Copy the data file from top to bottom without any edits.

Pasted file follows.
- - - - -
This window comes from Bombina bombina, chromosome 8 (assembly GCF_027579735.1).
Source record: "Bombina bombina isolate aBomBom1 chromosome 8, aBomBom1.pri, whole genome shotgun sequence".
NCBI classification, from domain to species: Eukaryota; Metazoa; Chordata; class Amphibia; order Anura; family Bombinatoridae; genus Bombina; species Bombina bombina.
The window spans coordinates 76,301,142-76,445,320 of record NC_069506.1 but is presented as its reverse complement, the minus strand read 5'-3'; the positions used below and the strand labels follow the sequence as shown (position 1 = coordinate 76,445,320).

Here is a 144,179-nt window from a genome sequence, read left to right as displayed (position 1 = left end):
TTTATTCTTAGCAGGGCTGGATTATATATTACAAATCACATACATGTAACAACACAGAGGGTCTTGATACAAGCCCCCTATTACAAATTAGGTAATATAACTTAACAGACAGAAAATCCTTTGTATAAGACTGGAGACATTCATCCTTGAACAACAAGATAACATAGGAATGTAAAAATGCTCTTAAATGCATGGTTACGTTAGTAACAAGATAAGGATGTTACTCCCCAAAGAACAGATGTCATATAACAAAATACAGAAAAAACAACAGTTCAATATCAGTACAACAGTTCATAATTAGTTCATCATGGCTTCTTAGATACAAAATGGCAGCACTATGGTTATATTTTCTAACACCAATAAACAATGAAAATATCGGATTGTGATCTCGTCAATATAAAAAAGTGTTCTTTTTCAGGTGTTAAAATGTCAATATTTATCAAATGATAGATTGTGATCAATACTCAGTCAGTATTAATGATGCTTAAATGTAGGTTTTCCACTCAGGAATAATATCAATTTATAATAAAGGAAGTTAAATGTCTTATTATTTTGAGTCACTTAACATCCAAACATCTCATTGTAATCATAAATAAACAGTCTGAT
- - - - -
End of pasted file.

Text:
This window comes from Bombina bombina, chromosome 8 (assembly GCF_027579735.1).
Source record: "Bombina bombina isolate aBomBom1 chromosome 8, aBomBom1.pri, whole genome shotgun sequence".
NCBI classification, from domain to species: Eukaryota; Metazoa; Chordata; class Amphibia; order Anura; family Bombinatoridae; genus Bombina; species Bombina bombina.
The window spans coordinates 76,301,142-76,445,320 of record NC_069506.1 but is presented as its reverse complement, the minus strand read 5'-3'; the positions used below and the strand labels follow the sequence as shown (position 1 = coordinate 76,445,320).

Here is a 144,179-nt window from a genome sequence, read left to right as displayed (position 1 = left end):
TTTATTCTTAGCAGGGCTGGATTATATATTACAAATCACATACATGTAACAACACAGAGGGTCTTGATACAAGCCCCCTATTACAAATTAGGTAATATAACTTAACAGACAGAAAATCCTTTGTATAAGACTGGAGACATTCATCCTTGAACAACAAGATAACATAGGAATGTAAAAATGCTCTTAAATGCATGGTTACGTTAGTAACAAGATAAGGATGTTACTCCCCAAAGAACAGATGTCATATAACAAAATACAGAAAAAACAACAGTTCAATATCAGTACAACAGTTCATAATTAGTTCATCATGGCTTCTTAGATACAAAATGGCAGCACTATGGTTATATTTTCTAACACCAATAAACAATGAAAATATCGGATTGTGATCTCGTCAATATAAAAAAGTGTTCTTTTTCAGGTGTTAAAATGTCAATATTTATCAAATGATAGATTGTGATCAATACTCAGTCAGTATTAATGATGCTTAAATGTAGGTTTTCCACTCAGGAATAATATCAATTTATAATAAAGGAAGTTAAATGTCTTATTATTTTGAGTCACTTAACATCCAAACATCTCATTGTAATCATAAATAAACAGTCTGAT